Wash. recreational pot stores banding against growers

In this photo taken Tuesday, July 1, 2014, packets of a variety of recreational marijuana named "Space Needle" are shown during packaging operations at Sea of Green Farms in Seattle. (AP Photo/Ted S. Warren)
In this photo taken Tuesday, July 1, 2014, packets of a variety of recreational marijuana named "Space Needle" are shown during packaging operations at Sea of Green Farms in Seattle. (AP Photo/Ted S. Warren)

VANCOUVER, Wash. (KOIN 6) — Some recreational marijuana store owners in Washington are banding together to stop growers’ price-gouging.

“It’s really about getting the product as cheap as possible, so we can get it out the door as cheap as possible,” said Main St. Marijuana’s Ramsey Hamide.

Ramsey Hamide, the proprietor of Main Street Marijuana in Vancouver, July 7, 2014 (KOIN 6 News)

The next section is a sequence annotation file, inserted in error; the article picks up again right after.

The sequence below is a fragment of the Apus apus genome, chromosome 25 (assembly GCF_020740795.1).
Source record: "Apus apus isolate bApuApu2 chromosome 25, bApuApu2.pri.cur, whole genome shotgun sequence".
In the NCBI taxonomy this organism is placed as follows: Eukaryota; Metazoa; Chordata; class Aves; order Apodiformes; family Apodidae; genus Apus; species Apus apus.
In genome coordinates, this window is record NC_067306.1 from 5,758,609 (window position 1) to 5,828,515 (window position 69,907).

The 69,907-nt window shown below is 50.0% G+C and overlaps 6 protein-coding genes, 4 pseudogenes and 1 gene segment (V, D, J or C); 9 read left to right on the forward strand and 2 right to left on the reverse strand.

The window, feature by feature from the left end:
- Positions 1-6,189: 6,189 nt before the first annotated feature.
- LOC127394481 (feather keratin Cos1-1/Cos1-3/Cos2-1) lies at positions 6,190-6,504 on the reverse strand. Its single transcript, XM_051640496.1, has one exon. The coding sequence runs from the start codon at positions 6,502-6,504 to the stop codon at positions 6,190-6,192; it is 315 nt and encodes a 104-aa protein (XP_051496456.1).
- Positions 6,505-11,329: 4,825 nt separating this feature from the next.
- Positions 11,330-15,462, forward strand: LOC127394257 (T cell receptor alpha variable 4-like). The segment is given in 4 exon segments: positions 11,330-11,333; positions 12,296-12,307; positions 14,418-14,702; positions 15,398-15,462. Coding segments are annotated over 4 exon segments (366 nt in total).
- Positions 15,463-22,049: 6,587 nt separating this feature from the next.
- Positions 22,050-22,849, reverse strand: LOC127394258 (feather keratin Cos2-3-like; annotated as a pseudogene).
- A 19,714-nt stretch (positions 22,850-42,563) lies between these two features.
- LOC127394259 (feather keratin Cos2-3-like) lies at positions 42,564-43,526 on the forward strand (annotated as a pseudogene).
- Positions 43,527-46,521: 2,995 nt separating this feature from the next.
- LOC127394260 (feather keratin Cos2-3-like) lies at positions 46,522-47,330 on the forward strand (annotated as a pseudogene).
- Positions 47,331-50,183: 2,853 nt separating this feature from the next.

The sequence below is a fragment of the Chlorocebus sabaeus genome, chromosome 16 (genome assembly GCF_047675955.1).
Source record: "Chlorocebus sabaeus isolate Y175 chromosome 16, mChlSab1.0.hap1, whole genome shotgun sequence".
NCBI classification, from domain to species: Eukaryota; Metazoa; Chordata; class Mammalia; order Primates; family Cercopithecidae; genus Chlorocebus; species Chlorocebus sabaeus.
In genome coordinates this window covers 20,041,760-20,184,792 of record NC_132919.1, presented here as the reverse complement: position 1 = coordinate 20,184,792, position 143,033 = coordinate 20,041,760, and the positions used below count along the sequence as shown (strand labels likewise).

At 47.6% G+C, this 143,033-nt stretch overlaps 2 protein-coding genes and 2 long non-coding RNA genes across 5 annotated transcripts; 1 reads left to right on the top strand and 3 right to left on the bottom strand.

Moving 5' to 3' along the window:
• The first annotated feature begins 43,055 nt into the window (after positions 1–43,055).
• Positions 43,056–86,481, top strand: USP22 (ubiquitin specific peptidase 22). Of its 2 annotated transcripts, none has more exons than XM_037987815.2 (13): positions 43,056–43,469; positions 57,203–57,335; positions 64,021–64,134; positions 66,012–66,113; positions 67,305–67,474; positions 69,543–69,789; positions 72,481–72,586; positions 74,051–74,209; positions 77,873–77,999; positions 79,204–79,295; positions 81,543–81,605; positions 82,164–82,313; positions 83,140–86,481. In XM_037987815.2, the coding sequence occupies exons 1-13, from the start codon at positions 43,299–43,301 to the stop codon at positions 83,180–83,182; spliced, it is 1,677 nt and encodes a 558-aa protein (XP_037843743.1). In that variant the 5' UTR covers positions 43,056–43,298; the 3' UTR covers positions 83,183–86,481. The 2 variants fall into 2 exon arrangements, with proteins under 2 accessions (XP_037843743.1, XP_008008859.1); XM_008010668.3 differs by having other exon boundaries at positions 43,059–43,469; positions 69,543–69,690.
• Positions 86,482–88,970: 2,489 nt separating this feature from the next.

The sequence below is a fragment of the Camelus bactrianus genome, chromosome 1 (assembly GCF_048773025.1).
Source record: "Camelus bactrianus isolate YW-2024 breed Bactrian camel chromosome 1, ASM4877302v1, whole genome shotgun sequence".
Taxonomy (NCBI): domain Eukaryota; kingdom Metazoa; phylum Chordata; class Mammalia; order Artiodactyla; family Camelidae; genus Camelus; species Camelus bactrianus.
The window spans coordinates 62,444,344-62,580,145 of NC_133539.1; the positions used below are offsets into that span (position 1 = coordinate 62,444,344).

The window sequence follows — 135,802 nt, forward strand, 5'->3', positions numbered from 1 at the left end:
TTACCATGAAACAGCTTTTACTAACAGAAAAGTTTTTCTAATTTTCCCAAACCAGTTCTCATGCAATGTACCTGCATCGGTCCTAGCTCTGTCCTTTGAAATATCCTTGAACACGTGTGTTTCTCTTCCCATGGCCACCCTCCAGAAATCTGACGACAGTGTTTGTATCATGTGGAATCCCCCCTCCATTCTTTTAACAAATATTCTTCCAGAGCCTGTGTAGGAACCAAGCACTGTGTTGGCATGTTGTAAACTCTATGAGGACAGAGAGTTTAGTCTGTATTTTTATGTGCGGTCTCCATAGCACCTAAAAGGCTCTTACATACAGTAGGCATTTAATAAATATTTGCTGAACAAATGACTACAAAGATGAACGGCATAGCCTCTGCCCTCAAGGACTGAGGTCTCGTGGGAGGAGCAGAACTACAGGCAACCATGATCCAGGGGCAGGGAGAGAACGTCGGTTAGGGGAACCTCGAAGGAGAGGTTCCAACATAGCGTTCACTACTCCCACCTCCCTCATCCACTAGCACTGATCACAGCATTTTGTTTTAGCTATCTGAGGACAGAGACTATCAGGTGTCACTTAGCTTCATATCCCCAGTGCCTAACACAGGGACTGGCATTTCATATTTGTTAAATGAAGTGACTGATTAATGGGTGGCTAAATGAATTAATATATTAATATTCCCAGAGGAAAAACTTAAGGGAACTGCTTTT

Ramsey Hamide, the proprietor of Main Street Marijuana in Vancouver, July 7, 2014 (KOIN 6 News)

Recreational marijuana was being sold for $30 a gram on Friday at Main St. Marijuana, where the product was sold for $5 less on opening day in July.

The store’s owners blame the price shift on growers and processors, who they say are taking advantage of low supply and high demand.

“The growers that got us initially, they’re the ones that we’re not gonna plan on dealing with,” said Hamide.

Now, Hamide and five other stores are teaming up to from a retail association that will give them some clout at the bargaining table with growers.

“They have six of the best in Washington that are guaranteeing them contracts at set prices…and set amounts of product,” said Hamide.

The owners, Hamide said, are talking and sharing notes that include how to get product as cheap as possible and which growers and producers are good and which are not.

“We’re gonna have a lot of loyalty in our association to the growers that are treating us good now…and then the ones that are essentially sticking us for the higher prices will be the last to have shelf space,” said Hamide.

The group met just this week, and Hamide said they’re already seeing results.

“Tentatively, we have an agreement in place with a processor where we’re gonna get 60% of his anticipated 1,000 pound harvest, so that would be 600 pounds for our six stores – 100 pounds each store,” said Hamide.

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